Osteochondroma pathophysiology

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Editor-In-Chief: C. Michael Gibson, M.S., M.D. [1]Associate Editor(s)-in-Chief: Maria Fernanda Villarreal, M.D. [2]

Overview

Osteochondroma arises from the cartilage cells (chondrocytes), which are normally involved in the mechanical support of the bone. The pathogenesis of osteochondroma consists of abnormal outgrowth of bone and cartilage, associated with the aberrant development of the growth plate.[1] Genes involved in the pathogenesis of osteochondroma include EXT1 and EXT2 genes. Osteochondroma is associated with a number of syndromes that include Langer-Giedion syndrome, Potocki-Shaffer syndrome, and metachondromatosis syndrome. On gross pathology, osteochondromas have a "mushroom-like shape", the tumor size ranges from 1 to 2 cm, and they are normally located in the metaphysial region of the affected bone.[2] On microscopic histopathological analysis, osteochondroma shows cartilage cells growing in columns with a lobular arrangement.[3]

Pathogenesis

  • Osteochondroma arises from the cartilage cells (chondrocytes), which are normally involved in the mechanical support of the bone.
  • The pathogenesis of osteochondroma consists of abnormal outgrowth of bone and cartilage, associated with the aberrant development of the growth plate.[3]
  • A hallmark feature of osteochondromas is that they grow independently away from the nearby joint, without the need of an epiphysis.[4]
  • As the osteochondroma cartilage grows, it forms a cap over a bony mass that develops by progressive enchondral ossification.[5]
  • The bony portion of the osteochondroma contains both cortical and medullary bone with the marrow space contiguous with the parent bone.
  • Osteochondromas have their own growth plate and will the tumor growth will stop after a certain age due to the skeletal maturity of the growth plate.
  • Osteochondroma usually presents as a solitary cartilage-capped bony outgrowth protruding from the bone surface at the metaphysis of long bones.
  • Osteochondroma is usually located in the metaphyseal region of the long bones. Common anatomical locations include: the femur, the proximal tibia, and the proximal humerus. These locations account for 65-85% of cases.[5]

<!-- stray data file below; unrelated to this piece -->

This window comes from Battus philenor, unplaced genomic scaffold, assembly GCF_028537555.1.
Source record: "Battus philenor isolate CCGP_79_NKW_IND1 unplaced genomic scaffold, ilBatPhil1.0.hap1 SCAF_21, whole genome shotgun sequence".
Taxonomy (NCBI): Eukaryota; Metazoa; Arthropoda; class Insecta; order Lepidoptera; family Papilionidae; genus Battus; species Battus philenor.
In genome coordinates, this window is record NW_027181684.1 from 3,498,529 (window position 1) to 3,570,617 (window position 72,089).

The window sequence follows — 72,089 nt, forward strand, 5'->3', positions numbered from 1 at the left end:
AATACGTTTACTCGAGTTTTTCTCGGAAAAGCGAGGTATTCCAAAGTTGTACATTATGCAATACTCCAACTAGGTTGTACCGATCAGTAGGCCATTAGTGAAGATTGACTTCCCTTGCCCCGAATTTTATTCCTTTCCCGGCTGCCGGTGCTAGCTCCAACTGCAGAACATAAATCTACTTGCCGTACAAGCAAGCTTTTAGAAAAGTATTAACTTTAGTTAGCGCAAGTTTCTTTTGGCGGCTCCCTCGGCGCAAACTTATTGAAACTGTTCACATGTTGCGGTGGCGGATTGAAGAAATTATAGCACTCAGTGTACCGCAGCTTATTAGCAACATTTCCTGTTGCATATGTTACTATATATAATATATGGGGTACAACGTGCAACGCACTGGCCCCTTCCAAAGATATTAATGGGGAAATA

• Osteochondroma is a slow growing tumor which may undergo malignant transformation after a certain period of time.

Genetics

  • Development of osteochondroma is the result of multiple genetic mutations.
  • Genes involved in the pathogenesis of osteochondroma include:[6]
  • Germ line mutation in EXT1 gene located on chromosome 8q24.11-q24.13
  • Germ line mutation in EXT2 gene located on chromosome 11p11-12

Associated Conditions

  • Osteochondroma is associated with a number of syndromes that include:[1]

Gross Pathology

  • On gross pathology, osteochondroma is an irregular mass with a "mushroom-like shape", a bluish gray cap of cartilage, which is usually located at the metaphysial region of the affected bone.
  • Other gross pathology findings, include:[2]
  • Tumor size ranges from 1 to 2 cm.
  • Opaque yellow cartilage with calcification in the matrix.
  • The base of the lesion has a rim of cortical bone and central cancellous bone.
  • The cartilage cap is usually thin (1-6 mm); irregular and thick cap (> 2 cm) may be indicative of malignant transformation.

Microscopic Pathology

  • On microscopic histopathological analysis, the characteristic feature of osteochondromas is the presence of cartilage-like extracellular tumor matrix.[3]
  • Other histopathological features of osteochondroma, include:
  • The presence of cartilage cells growing in columns with a lobular arrangement.[3]
  • Mild atypia with nuclear enlargement.
  • The perichondrium demonstrates a thin layer of cells with higher cellular density than cartilage.

Gallery

References

  1. 1.0 1.1 Kitsoulis P, Galani V, Stefanaki K, Paraskevas G, Karatzias G, Agnantis NJ, Bai M (2008). "Osteochondromas: review of the clinical, radiological and pathological features". In Vivo (Athens, Greece). 22 (5): 633–46. PMID 18853760. 
  2. 2.0 2.1 2.2 2.3 2.4 2.5 2.6 Osteochondroma. Libre Pathology. http://librepathology.org/wiki/index.php/Osteochondroma Accessed on January 27, 2015
  3. 3.0 3.1 3.2 3.3 Porter DE, Simpson AH (1999). "The neoplastic pathogenesis of solitary and multiple osteochondromas". J. Pathol. 188 (2): 119–25. PMID 10398153. doi:10.1002/(SICI)1096-9896(199906)188:2<119::AID-PATH321>3.0.CO;2-N. 
  4. Osteochondroma. Dr Yuranga Weerakkody. Radiopedia. http://radiopaedia.org/articles/osteochondroma Accessed on January 28, 2016
  5. 5.0 5.1 Diagnostic Radiology: Musculoskeletal Imaging: Osteochondroma. WikiBooks.(2015) https://en.wikibooks.org/wiki/Diagnostic_Radiology/Musculoskeletal_Imaging/Tumors_Basic/Osteochondroma Accessed on January 28, 2016
  6. Judith VMG Bovée. Multiple Osteochondromas: Review. Orphanet Journal of Rare Diseases. Biomed Central http://ojrd.biomedcentral.com/articles/10.1186/1750-1172-3-3 Accessed on January 27, 2016

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